How to Change Look & Feel of Pseudo Elements using JavaScript and CSS Custom Properties

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Changing the UI of pseudo elements through JavaScript can become difficult sometimes. Let's see how we can make it easy with help from CSS Custom Properties.

The Problem

In general, if we want to change anything in pseudo elements through JavaScript, we do it in the following way:

  1. Create CSS classes on element, which will change pseudo elements' UI
  2. Get the element using querySelector
  3. Modify the classes using classList

Above approach works fine. But, if we need more customizations in pseudo elements, we will end-up creating many classes to handle all scenarios.

CSS Custom Properties to the rescue

Custom properties (sometimes referred to as CSS variables or cascading variables) are entities defined by CSS authors that contain specific values to be reused throughout a document. They are set using custom property notation (e.g., --main-color: black;) and are accessed using the var() function (e.g., color: var(--main-color);). - Source

Let's take an example to see it in action.

Initial Markup

  1. Create HTML for checkmark
<span class="checkmark"></span>
  1. CSS for .checkmark
.checkmark {
  display: inline-block;
  width: 20px;
  height: 20px;
  border-radius: 10px;
  background: #61d345;
  position: relative;
  transform: rotate(45deg);
}
.checkmark::after {
  content: '';
  box-sizing: border-box;
  position: absolute;
  border-right: 2px solid;
  border-bottom: 2px solid;
  border-color: #fff;
  bottom: 6px;
  left: 6px;
  height: 10px;
  width: 6px;
}

After above, the result will look like below:

checkmark

Great, checkmark looks neat... 😅

Usage of CSS Custom Properties

Now, let's assume that in your website you want to allow users to change colors of this checkmark as they need on runtime. Let's see how we can change colors of element and its pseudo element with CSS Custom Properties.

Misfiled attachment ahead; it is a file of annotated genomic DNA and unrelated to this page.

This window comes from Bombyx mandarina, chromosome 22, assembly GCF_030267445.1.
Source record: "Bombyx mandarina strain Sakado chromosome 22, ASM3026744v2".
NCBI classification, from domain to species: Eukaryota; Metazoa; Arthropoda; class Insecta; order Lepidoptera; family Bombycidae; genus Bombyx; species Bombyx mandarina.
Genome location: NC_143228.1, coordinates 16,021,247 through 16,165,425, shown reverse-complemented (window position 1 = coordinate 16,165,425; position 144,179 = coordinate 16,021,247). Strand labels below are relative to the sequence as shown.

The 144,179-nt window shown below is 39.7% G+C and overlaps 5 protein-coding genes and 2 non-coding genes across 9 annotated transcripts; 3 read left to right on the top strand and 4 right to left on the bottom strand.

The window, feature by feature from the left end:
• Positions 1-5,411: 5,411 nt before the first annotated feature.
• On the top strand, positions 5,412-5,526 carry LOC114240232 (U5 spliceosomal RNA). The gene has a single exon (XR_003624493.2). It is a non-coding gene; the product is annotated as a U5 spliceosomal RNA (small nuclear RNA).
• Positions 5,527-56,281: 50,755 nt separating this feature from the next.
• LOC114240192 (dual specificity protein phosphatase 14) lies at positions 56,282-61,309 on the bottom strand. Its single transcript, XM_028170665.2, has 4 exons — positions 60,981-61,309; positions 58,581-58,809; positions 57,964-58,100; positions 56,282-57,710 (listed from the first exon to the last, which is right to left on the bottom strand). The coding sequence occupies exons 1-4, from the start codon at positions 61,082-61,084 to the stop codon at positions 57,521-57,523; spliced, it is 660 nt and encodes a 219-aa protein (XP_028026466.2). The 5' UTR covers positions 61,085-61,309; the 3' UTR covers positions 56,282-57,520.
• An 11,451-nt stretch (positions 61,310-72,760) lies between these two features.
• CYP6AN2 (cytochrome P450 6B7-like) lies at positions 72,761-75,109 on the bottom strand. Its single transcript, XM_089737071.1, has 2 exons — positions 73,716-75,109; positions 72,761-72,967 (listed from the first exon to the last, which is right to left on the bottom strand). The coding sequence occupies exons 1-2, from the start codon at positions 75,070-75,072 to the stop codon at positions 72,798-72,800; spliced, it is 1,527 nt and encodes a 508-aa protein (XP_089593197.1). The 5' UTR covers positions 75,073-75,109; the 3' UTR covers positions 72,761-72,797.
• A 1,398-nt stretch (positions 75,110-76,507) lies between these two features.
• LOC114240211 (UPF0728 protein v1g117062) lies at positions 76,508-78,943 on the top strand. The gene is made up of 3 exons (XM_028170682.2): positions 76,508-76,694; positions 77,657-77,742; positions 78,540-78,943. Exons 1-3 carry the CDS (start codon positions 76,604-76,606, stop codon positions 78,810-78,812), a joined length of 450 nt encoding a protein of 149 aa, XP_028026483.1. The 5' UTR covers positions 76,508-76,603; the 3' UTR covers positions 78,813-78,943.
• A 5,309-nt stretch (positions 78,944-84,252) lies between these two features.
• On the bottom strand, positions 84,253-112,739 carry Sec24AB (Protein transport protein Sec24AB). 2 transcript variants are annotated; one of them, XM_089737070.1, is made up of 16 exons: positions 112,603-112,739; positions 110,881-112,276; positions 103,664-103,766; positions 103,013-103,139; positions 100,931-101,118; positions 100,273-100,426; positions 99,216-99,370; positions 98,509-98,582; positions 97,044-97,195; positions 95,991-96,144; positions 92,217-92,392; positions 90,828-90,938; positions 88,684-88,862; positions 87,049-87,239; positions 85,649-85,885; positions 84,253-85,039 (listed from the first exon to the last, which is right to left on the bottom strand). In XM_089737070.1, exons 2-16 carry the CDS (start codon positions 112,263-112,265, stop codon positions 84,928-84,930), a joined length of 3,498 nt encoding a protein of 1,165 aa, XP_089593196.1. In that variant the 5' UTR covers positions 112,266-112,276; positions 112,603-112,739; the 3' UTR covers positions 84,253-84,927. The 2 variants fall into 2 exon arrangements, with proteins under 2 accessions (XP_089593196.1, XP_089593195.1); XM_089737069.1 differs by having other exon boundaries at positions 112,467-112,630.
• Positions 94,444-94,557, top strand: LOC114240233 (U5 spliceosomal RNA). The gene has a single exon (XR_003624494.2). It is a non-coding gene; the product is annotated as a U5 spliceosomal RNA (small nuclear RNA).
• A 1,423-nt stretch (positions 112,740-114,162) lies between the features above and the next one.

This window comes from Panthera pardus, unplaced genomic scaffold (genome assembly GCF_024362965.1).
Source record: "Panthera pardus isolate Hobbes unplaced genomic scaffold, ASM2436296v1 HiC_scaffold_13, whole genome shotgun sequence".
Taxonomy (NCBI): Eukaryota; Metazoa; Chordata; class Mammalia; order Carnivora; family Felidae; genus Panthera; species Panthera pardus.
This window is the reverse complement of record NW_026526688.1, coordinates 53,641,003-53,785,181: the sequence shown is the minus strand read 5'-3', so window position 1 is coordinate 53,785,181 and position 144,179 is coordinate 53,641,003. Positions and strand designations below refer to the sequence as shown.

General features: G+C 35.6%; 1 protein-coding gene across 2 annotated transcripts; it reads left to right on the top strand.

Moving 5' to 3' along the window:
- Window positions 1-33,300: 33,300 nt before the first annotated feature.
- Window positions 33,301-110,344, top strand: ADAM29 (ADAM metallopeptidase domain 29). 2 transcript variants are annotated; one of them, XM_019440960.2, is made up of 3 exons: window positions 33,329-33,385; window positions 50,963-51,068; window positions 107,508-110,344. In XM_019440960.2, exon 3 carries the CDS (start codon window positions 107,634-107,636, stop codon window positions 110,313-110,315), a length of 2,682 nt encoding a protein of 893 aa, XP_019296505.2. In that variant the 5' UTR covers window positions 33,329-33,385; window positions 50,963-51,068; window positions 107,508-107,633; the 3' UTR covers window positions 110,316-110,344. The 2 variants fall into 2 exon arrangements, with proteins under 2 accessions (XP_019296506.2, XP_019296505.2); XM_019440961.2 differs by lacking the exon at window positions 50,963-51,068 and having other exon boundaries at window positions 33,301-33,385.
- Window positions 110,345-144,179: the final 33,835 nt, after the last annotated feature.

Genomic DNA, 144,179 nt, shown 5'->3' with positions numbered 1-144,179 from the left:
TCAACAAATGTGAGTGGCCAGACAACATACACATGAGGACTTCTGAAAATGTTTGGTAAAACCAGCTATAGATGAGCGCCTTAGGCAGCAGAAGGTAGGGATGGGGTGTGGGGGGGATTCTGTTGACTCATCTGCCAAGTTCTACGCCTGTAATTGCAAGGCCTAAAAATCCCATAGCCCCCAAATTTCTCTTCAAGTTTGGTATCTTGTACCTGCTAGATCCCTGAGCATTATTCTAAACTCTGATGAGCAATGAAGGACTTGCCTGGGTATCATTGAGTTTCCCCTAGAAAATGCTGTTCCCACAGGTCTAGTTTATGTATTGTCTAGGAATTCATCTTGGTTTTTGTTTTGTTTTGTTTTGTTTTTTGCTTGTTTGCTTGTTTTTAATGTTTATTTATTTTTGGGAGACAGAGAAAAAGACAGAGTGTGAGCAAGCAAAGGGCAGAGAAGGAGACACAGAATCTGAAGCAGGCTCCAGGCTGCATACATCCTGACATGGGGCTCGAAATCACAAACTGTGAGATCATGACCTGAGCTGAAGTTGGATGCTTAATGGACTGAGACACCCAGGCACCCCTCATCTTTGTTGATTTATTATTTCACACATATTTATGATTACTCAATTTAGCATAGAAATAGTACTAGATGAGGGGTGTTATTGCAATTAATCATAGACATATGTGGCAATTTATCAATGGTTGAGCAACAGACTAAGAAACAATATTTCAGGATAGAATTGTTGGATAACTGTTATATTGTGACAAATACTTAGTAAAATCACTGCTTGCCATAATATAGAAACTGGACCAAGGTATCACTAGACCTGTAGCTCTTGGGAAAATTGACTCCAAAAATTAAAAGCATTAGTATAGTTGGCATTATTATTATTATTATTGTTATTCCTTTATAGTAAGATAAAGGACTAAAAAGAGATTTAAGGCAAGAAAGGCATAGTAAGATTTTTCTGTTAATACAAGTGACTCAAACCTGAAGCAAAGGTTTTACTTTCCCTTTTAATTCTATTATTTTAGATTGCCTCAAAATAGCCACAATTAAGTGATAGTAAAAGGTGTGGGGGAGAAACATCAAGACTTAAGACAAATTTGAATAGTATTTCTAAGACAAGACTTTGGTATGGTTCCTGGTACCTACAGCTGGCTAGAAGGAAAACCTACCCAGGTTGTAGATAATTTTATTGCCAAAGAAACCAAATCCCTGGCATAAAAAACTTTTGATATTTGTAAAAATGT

Change colors in CSS like this:

.checkmark {
  /* rest remains same */
  background: var(--check-primary);
}
.checkmark::after {
  /* rest remains same */
  border-color: var(--check-secondary);
}

👉 Note: Custom property names are case sensitive — --my-color will be treated as a separate custom property to --My-color.

Now, from your JavaScript, you would do like below to update the colors:

// 1. Get the element
const element = document.querySelector(".checkmark");

function changeColor() {
  // 2. Modify its custom css properties
  element.style.setProperty("--check-primary", "#607d8b");
  element.style.setProperty("--check-secondary", "#303030");
}

Cool! Now whenever you call changeColor, it will update the colors. And it will look like below:

checkmark with changed colors

But wait, there is still one more problem. After updating the CSS, when you initially render it, it looks like below:

initial checkmark after updating css

The reason it happened is we used CSS variables to assign colors, but those variables don't have any initial values.

We can solve this in 2 ways:

1st - Initialize variables with class or :root.

:root {
  --check-primary: #61d345;
  --check-secondary: #fff;
}

// or

.checkmark {
  --check-primary: #61d345;
  --check-secondary: #fff;
}

2nd - Give fallback value in var() function:

.checkmark {
  background: var(--check-primary, #61d345);
}
.checkmark::after {
  border-color: var(--check-secondary, #fff);
}

That's it! The final CSS looks like below:

.checkmark {
  display: inline-block;
  width: 20px;
  height: 20px;
  border-radius: 10px;
  background: var(--check-primary, #61d345);
  position: relative;
  transform: rotate(45deg);
}
.checkmark::after {
  content: '';
  box-sizing: border-box;
  position: absolute;
  border-right: 2px solid;
  border-bottom: 2px solid;
  border-color: var(--check-secondary, #fff);
  bottom: 6px;
  left: 6px;
  height: 10px;
  width: 6px;
}

I have also created a Codepen:


Thank you for reading this article. Let me know your feedback and thoughts in comments section. I am also available on twitter via @shhdharmen.

Happy Coding.

🌲 ğŸŒž 😊

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